Donald Lambro

Meanwhile, back in Washington, Republican leaders are facing a Democrat-controlled Senate that is resisting any efforts to seriously cut this year's spending. The Senate Democrats rejected the House's budget plan, but were unable to muster the 60 votes needed to take up their own minuscule plan to nick just $10 billion in spending in the remaining six months of the fiscal year.

Notably, in key votes, Senate Majority Leader Harry Reid is losing a big chunk of his own members, who said the $10 billion spending cut was a joke. In Wednesday's cloture vote on Reid's budget bill, 11 Democrats joined all 47 Republicans in opposing it.

This discomfort with fiscal turpitude takes place in an atmosphere of wider insecurity. A few weeks ago, President Obama was bragging about the jobs numbers, the stock market and the economy, which he said was back on track.

But now many economists are saying that it will be years before the high unemployment rate returns to normal. Oil prices have shot up to more than $100 a barrel, forcing gasoline prices to nearly $4 a gallon, which could sandbag the recovery and force new layoffs. The stock market is tanking on fears of sky-high energy costs, uncontrolled spending and unprecedented federal debt, shrinking retirement accounts. Forecasters say we could very well be facing another year in which one million homes are foreclosed.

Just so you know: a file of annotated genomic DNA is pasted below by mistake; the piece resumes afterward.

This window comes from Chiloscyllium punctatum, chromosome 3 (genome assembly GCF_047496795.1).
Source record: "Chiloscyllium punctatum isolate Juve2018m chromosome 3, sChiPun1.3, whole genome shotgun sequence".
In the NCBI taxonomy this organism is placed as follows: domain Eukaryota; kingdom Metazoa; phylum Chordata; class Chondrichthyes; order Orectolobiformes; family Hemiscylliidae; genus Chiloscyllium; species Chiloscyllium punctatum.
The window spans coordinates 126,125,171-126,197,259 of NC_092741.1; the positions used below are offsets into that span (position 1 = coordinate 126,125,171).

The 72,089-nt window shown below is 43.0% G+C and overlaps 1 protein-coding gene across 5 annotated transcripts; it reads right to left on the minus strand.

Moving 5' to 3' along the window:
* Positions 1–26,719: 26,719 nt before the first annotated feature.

Americans are justifiably worried about all this, but especially the specter of runaway government spending, which burdens taxpayers and weakens our economy. A new analysis of Obama's budget plan by Brian Riedl at the Heritage Foundation says it will "raise taxes by $1.6 trillion over the next decade and borrow 43 cents for each dollar spent in 2011."

This is why the Republicans' budget-cutting movement is gaining strength and winning the early rounds. Are all those cooking shows and old movies, not to mention the left-wing programming on NPR and public television, really worth adding to a $1.6 trillion deficit?

Donald Lambro

Donald Lambro is chief political correspondent for The Washington Times.